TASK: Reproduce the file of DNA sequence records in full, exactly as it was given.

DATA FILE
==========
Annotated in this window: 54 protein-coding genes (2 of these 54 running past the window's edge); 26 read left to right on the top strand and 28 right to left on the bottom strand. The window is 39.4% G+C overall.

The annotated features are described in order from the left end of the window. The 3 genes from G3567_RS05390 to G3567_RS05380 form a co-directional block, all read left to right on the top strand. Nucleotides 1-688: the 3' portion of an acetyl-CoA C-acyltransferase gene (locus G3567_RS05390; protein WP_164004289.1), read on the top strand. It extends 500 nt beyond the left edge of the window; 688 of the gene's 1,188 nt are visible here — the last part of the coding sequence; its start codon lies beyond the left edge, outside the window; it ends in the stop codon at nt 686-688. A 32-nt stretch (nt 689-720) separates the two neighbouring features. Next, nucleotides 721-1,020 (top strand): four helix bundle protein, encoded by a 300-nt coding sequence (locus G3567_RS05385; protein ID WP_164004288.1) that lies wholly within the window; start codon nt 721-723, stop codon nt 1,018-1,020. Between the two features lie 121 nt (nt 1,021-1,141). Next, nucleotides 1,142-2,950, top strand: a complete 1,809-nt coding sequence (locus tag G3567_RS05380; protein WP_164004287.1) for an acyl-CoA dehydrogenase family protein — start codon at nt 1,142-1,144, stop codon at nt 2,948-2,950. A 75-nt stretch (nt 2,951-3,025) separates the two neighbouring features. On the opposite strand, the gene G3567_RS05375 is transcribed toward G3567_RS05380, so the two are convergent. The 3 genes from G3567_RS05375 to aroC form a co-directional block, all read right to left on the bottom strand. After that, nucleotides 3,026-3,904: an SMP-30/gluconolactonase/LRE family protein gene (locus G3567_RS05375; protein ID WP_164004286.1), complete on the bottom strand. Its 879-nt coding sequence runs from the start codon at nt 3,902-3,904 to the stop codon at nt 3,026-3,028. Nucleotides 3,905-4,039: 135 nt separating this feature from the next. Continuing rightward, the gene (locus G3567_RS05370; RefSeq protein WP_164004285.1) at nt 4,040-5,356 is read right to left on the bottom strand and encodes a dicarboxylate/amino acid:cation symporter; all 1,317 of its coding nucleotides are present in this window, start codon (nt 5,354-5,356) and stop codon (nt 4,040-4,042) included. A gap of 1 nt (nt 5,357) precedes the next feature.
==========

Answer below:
Annotated in this window: 54 protein-coding genes (2 of these 54 running past the window's edge); 26 read left to right on the top strand and 28 right to left on the bottom strand. The window is 39.4% G+C overall.

The annotated features are described in order from the left end of the window. The 3 genes from G3567_RS05390 to G3567_RS05380 form a co-directional block, all read left to right on the top strand. Nucleotides 1-688: the 3' portion of an acetyl-CoA C-acyltransferase gene (locus G3567_RS05390; protein WP_164004289.1), read on the top strand. It extends 500 nt beyond the left edge of the window; 688 of the gene's 1,188 nt are visible here — the last part of the coding sequence; its start codon lies beyond the left edge, outside the window; it ends in the stop codon at nt 686-688. A 32-nt stretch (nt 689-720) separates the two neighbouring features. Next, nucleotides 721-1,020 (top strand): four helix bundle protein, encoded by a 300-nt coding sequence (locus G3567_RS05385; protein ID WP_164004288.1) that lies wholly within the window; start codon nt 721-723, stop codon nt 1,018-1,020. Between the two features lie 121 nt (nt 1,021-1,141). Next, nucleotides 1,142-2,950, top strand: a complete 1,809-nt coding sequence (locus tag G3567_RS05380; protein WP_164004287.1) for an acyl-CoA dehydrogenase family protein — start codon at nt 1,142-1,144, stop codon at nt 2,948-2,950. A 75-nt stretch (nt 2,951-3,025) separates the two neighbouring features. On the opposite strand, the gene G3567_RS05375 is transcribed toward G3567_RS05380, so the two are convergent. The 3 genes from G3567_RS05375 to aroC form a co-directional block, all read right to left on the bottom strand. After that, nucleotides 3,026-3,904: an SMP-30/gluconolactonase/LRE family protein gene (locus G3567_RS05375; protein ID WP_164004286.1), complete on the bottom strand. Its 879-nt coding sequence runs from the start codon at nt 3,902-3,904 to the stop codon at nt 3,026-3,028. Nucleotides 3,905-4,039: 135 nt separating this feature from the next. Continuing rightward, the gene (locus G3567_RS05370; RefSeq protein WP_164004285.1) at nt 4,040-5,356 is read right to left on the bottom strand and encodes a dicarboxylate/amino acid:cation symporter; all 1,317 of its coding nucleotides are present in this window, start codon (nt 5,354-5,356) and stop codon (nt 4,040-4,042) included. A gap of 1 nt (nt 5,357) precedes the next feature.